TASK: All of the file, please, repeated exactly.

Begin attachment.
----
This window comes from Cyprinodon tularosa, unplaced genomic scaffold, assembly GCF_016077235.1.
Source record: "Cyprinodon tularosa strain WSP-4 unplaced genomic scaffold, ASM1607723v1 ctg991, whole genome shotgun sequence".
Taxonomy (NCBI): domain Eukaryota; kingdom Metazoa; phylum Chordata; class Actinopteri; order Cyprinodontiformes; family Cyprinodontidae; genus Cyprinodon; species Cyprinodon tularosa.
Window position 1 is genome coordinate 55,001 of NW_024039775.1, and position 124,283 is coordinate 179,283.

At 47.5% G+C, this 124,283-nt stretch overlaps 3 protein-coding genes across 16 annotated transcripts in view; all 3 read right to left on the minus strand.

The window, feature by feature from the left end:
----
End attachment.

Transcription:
This window comes from Cyprinodon tularosa, unplaced genomic scaffold, assembly GCF_016077235.1.
Source record: "Cyprinodon tularosa strain WSP-4 unplaced genomic scaffold, ASM1607723v1 ctg991, whole genome shotgun sequence".
Taxonomy (NCBI): domain Eukaryota; kingdom Metazoa; phylum Chordata; class Actinopteri; order Cyprinodontiformes; family Cyprinodontidae; genus Cyprinodon; species Cyprinodon tularosa.
Window position 1 is genome coordinate 55,001 of NW_024039775.1, and position 124,283 is coordinate 179,283.

At 47.5% G+C, this 124,283-nt stretch overlaps 3 protein-coding genes across 16 annotated transcripts in view; all 3 read right to left on the minus strand.

The window, feature by feature from the left end: